People seem to be more stressed than ever. And yes, it seems that we are living in stressful times. In fact, almost every major publication has published an article about stress and its damaging effects. Time, Newsweek, Men’s Health, Redbook, and just about every magazine you will ever see has had a cover story on stress. Stress has been linked to every ailment you can think of from heart attack to stroke, from cancer to anxiety, from anorexia to colitis, Alzheimer’s, and more.
People tend to have a very amorphous understanding of stress, though. We think we know what stresses us out, but do we? For example, both weddings and divorces can be stressful, but because we can have different emotional responses to the former vs the latter, we may not consider it stress. In terms of responding to stress, any outside force, input, or information could be perceived by our nerve system as stress. Our minds determine if we interpret that outside force or interaction and mentally tag it as stressful. However, as it turns out, your body doesn’t know the difference, and that’s why it can be dangerous to your health.
All stress can put your body into an alert state. That alert state might involve a shift of your neural system to “fight or flight” mode, what we call the sympathetic nervous system, and flood your body with stress hormones like adrenaline and cortisol. It is like living your life with the gas pedal down all the time. If you always have the pedal to the floor when driving your car, you’re going to run out of resources, a particular resource: fuel. Same thing with your body. If your body is always in fight or flight and responding to things from that place, then what will happen if you’re going to run out of resources quickly. The result of that will start showing up in different parts of your body.
Conversely, driving a vehicle with the parking brake on will wear down other resources: your brakes. The other half of your nervous system is the parasympathetic system, or “rest and digest”. If stress overstimulates that system, you can be stuck with the parking brake on, unable to get going, or trying to move and burning out your brake system.
If our nerve system is balanced between those two different systems, gas pedal, and brake pedal, fight or flight and rest and digest, sympathetic and parasympathetic, then we can be at ease and incoming stress will be dealt with in a more non-threatening manner. On the other hand, if the nervous system is already overloaded on either side, then any new event is going to be viewed as overwhelming and absorbed in a destructive manner. Often when we have tension and stress in our nervous system and our nervous system is overloaded, we will refer to that as wired up, high-strung, strung out, or ready to snap. These common terms are very accurate in describing what is actually taking place internally.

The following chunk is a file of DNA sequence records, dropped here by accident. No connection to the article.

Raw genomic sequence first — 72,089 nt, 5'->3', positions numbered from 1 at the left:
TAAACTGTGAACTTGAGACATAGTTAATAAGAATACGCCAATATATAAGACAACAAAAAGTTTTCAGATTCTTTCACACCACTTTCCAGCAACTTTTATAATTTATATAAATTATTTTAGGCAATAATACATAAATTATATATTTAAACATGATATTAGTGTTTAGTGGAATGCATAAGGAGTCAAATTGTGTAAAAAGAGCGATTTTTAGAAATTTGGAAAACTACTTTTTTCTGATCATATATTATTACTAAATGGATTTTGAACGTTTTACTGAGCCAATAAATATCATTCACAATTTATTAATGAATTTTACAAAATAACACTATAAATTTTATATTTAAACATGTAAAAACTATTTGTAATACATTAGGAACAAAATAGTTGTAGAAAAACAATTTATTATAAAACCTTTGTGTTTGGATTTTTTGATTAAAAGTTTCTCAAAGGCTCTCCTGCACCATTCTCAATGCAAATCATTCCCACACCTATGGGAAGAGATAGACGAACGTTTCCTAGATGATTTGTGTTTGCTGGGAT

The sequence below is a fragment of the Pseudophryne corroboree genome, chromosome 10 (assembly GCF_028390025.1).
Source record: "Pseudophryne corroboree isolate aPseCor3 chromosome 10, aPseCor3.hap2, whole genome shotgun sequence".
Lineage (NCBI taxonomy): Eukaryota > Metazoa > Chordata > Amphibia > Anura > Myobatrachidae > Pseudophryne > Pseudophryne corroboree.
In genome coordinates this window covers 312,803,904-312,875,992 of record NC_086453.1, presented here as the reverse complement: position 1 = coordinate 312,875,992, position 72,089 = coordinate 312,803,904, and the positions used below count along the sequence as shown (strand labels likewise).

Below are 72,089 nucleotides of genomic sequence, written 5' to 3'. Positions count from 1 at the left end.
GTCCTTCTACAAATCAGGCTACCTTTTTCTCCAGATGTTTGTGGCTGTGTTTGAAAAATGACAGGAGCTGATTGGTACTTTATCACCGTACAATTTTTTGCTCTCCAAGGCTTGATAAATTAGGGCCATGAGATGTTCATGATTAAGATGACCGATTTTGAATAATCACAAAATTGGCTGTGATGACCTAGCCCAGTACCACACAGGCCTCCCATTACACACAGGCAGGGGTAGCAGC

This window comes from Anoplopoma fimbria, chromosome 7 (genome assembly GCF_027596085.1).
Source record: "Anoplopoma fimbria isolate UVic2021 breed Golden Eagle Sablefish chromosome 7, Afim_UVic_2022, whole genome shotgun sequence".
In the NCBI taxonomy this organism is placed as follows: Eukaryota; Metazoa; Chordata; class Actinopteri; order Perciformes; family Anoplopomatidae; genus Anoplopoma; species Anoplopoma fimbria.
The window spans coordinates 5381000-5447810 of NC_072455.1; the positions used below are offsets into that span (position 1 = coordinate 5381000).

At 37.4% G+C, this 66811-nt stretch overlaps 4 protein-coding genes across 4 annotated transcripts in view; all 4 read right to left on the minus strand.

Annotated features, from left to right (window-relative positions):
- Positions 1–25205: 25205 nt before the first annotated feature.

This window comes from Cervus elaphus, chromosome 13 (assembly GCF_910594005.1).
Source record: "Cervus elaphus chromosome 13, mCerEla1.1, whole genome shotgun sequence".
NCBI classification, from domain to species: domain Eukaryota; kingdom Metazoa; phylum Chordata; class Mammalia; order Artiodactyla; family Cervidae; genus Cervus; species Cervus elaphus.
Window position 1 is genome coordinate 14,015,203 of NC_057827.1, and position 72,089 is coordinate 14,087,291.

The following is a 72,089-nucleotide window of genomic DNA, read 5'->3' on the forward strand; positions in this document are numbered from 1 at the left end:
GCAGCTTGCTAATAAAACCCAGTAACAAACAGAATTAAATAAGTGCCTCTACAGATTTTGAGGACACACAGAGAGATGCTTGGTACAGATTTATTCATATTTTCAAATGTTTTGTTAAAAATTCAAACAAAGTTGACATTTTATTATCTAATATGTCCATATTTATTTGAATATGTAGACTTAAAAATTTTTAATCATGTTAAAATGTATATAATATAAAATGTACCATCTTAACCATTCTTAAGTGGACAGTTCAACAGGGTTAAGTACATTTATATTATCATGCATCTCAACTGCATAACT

Understand that neural behavior changes and neural responses impact your structure, in that your structure changes by how your nervous system is behaving and reacting to things. Since muscles are coordinated by the nerve system, they get irritated, contract, tense up, and get out of balance. That has an impact on bones. Think about how stress can often manifest in the neck, upper or lower back, or different musculoskeletal areas. If you ask people the following question: Where is your stress holding you hostage? each person could point to where it is that their body is manifesting signs of stress, and how they feel it.
As muscles fire and shift under stress, it creates structural shifts in the skeletal bony structure and alters the relationship between joints, hips, knees, ankles, your neck, your head, and your middle spine. What happens next is interesting: this new structural shift now becomes the norm. It becomes how people live, the state of their body, and what they accept is the normal way they hold their body as well as how they respond to their world. In fact, the structural shifts can lock in the neural behavior and make it so everything that’s going on in the present is experienced through a lens of past stresses. It becomes is as if current stress responses are initiated from multiple past events that are still going on.
As it turns out, neural behavior changes and structural shifts from stress change our perception. The cumulative effects of the increased nerve tension, muscle tension, and structural shifts lead to obstructions in the coordination of the body through the spine. This then further disrupts the nervous system and continues a vicious cycle that has repercussions on your internal organs. As time marches on, as stress erodes the body, symptoms start to surface more and more, followed by pathological breakdowns and this lack of ease, or dis-ease, shifts toward actual disease over time.
Everyone has experienced stress at one time or another as tension in their neck or back, followed by an edginess that feels difficult to control. What’s the connection from this intangible thing, stress, to what we experience and feel in our bodies, and how do we shift that?
Rather than waiting until things are so out of hand that you experience even worse symptoms or manifest disease, it’s a lot better to optimize the neural structural system. You can prevent potentially devastating effects of stress by keeping the nervous system flexible, adaptable, responsive, and you can have a better experience of life because you’re not tagging your present activity with the events of the past. We can counteract your response to stress by clearing the nervous system of obstructions, freeing the path of your body’s innate ability to respond to stress yielding greater capacity to recover from stress and be at your best. Find out if we can optimize your neuro-structural system by having a complimentary consultation today.